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“The Louvre-Lens annex reflects the continuing decentralization of French cultural institutions”, though the Louvre claims the Lens museum is not a subordinate of the palace in Paris.
Though the museum maintains close institutional links with The Louvre, it is primarily funded by the Nord-Pas-de-Calais region.
In 2003, based on the universality of Le Louvre and on the criticism that French art and culture is immoderately privileged to the Parisian community, the Ministry of Culture and the Louvre Directorate launched a call to the 22 Regions of France in effort to implant a Louvre satellite museum within their region. Only the Nord pas de Calais applied and proposed six cities: Lille, Lens, Valenciennes, Calais, Béthune and Boulogne-sur-Mer. In 2004, after much competition and deliberation, Jean-Pierre Raffarin, then French Prime Minister, officially announced Lens as the recipient city during a visit. It is the second experience of art decentralization in France after the contemporary arts Centre Pompidou-Metz museum in 2001. The project would be realized just over a kilometer away from the Stade Félix-Bollaert football stadium on the 9-9 bis trench, a setting previously accommodating a tandem of abandoned coal mines unproductive since the 1960s, inundated by nature.
The decision to locate the museum on a Lens’ mining wasteland demonstrates an undertaking to rehabilitate and reverse the fortune of the depressed mining community, which grieved through devastation from both World Wars, was subjected to Nazi occupation, and played victim to multiple mining catastrophes including the Courrières mine disaster, the worst such disaster in European history, and a 1974 tragedy killing 42 workers. In the inaugurating of the construction zone, Minister of Culture Frédéric Mitterrand asked the attendance to observe a moment of silence for the 42 miners who lost their life in the 1974 accident. Lens saw its last mine close in 1986, a process causing the industrial city an unemployment rate well above the French national average. “France abandoned us when the coal stopped, and we became a ghost town,” said Pas-de-Calais president Daniel Percheron.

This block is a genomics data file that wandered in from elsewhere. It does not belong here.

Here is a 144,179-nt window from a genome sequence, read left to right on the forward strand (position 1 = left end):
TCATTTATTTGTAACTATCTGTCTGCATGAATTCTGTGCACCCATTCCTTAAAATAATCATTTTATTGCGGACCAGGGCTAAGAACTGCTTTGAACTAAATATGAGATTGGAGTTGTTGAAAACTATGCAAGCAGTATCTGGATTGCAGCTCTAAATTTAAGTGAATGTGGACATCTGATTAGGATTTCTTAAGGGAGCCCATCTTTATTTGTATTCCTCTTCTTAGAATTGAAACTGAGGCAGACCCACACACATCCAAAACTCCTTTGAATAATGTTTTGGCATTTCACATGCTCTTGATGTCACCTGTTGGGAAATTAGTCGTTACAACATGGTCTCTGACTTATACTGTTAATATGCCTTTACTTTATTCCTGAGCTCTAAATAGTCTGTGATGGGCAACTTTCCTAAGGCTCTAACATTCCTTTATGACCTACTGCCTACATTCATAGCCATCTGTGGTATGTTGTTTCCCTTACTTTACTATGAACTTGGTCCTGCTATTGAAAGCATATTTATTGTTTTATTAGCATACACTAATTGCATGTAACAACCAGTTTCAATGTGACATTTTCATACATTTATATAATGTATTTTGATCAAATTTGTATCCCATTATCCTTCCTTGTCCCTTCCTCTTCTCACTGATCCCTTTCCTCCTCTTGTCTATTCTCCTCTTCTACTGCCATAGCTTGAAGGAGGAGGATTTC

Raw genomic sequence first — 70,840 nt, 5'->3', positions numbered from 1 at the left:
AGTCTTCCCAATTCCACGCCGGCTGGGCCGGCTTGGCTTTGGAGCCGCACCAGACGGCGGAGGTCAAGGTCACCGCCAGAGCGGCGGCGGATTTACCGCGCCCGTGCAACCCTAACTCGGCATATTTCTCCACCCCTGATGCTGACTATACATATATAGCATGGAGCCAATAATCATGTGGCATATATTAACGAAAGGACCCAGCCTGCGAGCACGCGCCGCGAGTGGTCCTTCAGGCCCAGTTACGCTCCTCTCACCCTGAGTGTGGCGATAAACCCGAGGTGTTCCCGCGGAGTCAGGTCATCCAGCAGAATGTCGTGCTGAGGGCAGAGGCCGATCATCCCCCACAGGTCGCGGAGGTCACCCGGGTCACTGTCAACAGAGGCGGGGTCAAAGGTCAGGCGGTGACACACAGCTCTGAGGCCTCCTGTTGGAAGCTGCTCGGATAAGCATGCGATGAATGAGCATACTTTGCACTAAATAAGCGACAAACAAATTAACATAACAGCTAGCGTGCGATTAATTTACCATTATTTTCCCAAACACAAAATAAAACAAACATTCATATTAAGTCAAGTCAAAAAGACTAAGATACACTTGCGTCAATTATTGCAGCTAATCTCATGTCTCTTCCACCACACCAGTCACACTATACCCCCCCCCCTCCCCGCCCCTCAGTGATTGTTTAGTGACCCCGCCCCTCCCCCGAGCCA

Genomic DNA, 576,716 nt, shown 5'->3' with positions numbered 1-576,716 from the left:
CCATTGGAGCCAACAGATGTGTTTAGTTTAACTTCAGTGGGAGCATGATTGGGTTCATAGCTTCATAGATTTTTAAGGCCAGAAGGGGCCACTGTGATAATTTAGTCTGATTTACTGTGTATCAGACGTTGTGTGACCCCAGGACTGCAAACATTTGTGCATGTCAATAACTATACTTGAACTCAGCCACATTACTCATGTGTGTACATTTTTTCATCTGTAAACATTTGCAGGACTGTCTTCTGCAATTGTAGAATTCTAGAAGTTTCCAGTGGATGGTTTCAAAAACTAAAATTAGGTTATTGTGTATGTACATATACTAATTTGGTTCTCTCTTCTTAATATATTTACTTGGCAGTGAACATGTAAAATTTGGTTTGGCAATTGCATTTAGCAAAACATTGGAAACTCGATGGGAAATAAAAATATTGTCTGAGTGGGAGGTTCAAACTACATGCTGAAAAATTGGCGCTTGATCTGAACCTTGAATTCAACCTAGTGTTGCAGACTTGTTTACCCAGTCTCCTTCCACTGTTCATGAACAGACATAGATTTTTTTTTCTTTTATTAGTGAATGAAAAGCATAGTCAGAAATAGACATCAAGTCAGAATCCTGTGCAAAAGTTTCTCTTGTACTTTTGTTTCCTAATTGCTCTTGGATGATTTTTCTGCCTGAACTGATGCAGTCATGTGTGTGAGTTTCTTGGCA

Officials took inspirations from the transformation of Spanish industrial municipality Bilbao, which was contributed in part by the construction of the Guggenheim Museum Bilbao satellite (dubbed the “Bilbao effect“ ); though some caution the comparison based on population disparities between the two cities, lack of a distinguished culture, and the absence of a port. Some Lens locals were critical, their feelings toward the museum were described as “patronizing”, other critics perceived the museum disconnected from the context of Lens’ turbulent history and acclimatized people.
After the city was appointed the Louvre subsidiary, the French government launched a worldwide design contest won in the end by Japanese architectural firm SANAA in 2005 in collaboration with New York architect Tim Culbert, French landscape architect Catherine Mosbach, and museographer Studio Adrien Gardère among others. Architects Zaha Hadid and Steven Holl also submitted designs, exemplifying SANAA + IMREY CULBERT’s difficult field of opponents. Architect Tim Culbert lead the design competition and final presentation to members of the French Senate, against Zaha Hadid in the final running, securing the commission in September 2005. The Eiffage firm was chosen to construct the Lens-based Louvre branch, ultimately costing 150 million Euro (£121.6 million). Tim Culbert and Celia Imrey are founders of IMREY CULBERT a firm based in New York. The Louvre-Lens Museum, SANAA + IMREY CULBERT’s first building in France was awarded the Silver T-Square Prize for Architecture (Prix d’architecture de l’Equerre d’Argent) for 2013, given annually by the Le Moniteur Group since 1986. The prize is divided equally between the architect and the building owner.